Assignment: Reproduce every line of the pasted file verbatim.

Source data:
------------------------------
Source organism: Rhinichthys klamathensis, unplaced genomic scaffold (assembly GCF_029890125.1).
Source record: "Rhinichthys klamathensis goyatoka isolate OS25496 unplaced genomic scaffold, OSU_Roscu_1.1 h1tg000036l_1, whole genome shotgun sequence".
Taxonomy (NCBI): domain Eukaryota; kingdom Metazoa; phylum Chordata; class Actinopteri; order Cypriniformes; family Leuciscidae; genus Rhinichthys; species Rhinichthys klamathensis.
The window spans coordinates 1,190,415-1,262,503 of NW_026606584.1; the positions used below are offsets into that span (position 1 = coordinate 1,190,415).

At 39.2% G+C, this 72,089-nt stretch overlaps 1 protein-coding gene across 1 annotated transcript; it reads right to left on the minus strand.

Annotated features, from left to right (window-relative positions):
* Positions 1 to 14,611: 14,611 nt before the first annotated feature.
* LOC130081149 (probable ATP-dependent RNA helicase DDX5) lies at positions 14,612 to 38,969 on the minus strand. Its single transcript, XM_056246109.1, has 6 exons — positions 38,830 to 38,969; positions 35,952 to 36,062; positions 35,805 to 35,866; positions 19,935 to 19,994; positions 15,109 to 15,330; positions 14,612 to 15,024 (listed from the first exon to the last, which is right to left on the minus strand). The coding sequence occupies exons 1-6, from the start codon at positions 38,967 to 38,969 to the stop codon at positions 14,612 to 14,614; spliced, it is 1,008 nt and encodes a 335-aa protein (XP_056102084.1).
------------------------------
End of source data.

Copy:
Source organism: Rhinichthys klamathensis, unplaced genomic scaffold (assembly GCF_029890125.1).
Source record: "Rhinichthys klamathensis goyatoka isolate OS25496 unplaced genomic scaffold, OSU_Roscu_1.1 h1tg000036l_1, whole genome shotgun sequence".
Taxonomy (NCBI): domain Eukaryota; kingdom Metazoa; phylum Chordata; class Actinopteri; order Cypriniformes; family Leuciscidae; genus Rhinichthys; species Rhinichthys klamathensis.
The window spans coordinates 1,190,415-1,262,503 of NW_026606584.1; the positions used below are offsets into that span (position 1 = coordinate 1,190,415).

At 39.2% G+C, this 72,089-nt stretch overlaps 1 protein-coding gene across 1 annotated transcript; it reads right to left on the minus strand.

Annotated features, from left to right (window-relative positions):
* Positions 1 to 14,611: 14,611 nt before the first annotated feature.
* LOC130081149 (probable ATP-dependent RNA helicase DDX5) lies at positions 14,612 to 38,969 on the minus strand. Its single transcript, XM_056246109.1, has 6 exons — positions 38,830 to 38,969; positions 35,952 to 36,062; positions 35,805 to 35,866; positions 19,935 to 19,994; positions 15,109 to 15,330; positions 14,612 to 15,024 (listed from the first exon to the last, which is right to left on the minus strand). The coding sequence occupies exons 1-6, from the start codon at positions 38,967 to 38,969 to the stop codon at positions 14,612 to 14,614; spliced, it is 1,008 nt and encodes a 335-aa protein (XP_056102084.1).